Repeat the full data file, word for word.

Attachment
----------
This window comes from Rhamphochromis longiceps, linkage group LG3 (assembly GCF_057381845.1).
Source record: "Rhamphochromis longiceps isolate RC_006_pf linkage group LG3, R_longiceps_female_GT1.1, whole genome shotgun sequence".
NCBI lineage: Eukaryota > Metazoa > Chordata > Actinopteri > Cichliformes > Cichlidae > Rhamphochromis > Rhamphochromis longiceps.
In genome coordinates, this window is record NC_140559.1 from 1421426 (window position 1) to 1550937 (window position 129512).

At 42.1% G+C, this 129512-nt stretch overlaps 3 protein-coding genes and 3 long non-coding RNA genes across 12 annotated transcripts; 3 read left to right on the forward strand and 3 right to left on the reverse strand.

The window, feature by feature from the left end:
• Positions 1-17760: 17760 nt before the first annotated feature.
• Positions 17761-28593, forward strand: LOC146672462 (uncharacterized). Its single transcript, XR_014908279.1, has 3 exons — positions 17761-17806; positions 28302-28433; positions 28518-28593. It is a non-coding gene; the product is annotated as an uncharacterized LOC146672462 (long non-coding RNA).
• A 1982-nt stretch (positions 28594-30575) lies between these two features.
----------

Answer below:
This window comes from Rhamphochromis longiceps, linkage group LG3 (assembly GCF_057381845.1).
Source record: "Rhamphochromis longiceps isolate RC_006_pf linkage group LG3, R_longiceps_female_GT1.1, whole genome shotgun sequence".
NCBI lineage: Eukaryota > Metazoa > Chordata > Actinopteri > Cichliformes > Cichlidae > Rhamphochromis > Rhamphochromis longiceps.
In genome coordinates, this window is record NC_140559.1 from 1421426 (window position 1) to 1550937 (window position 129512).

At 42.1% G+C, this 129512-nt stretch overlaps 3 protein-coding genes and 3 long non-coding RNA genes across 12 annotated transcripts; 3 read left to right on the forward strand and 3 right to left on the reverse strand.

The window, feature by feature from the left end:
• Positions 1-17760: 17760 nt before the first annotated feature.
• Positions 17761-28593, forward strand: LOC146672462 (uncharacterized). Its single transcript, XR_014908279.1, has 3 exons — positions 17761-17806; positions 28302-28433; positions 28518-28593. It is a non-coding gene; the product is annotated as an uncharacterized LOC146672462 (long non-coding RNA).
• A 1982-nt stretch (positions 28594-30575) lies between these two features.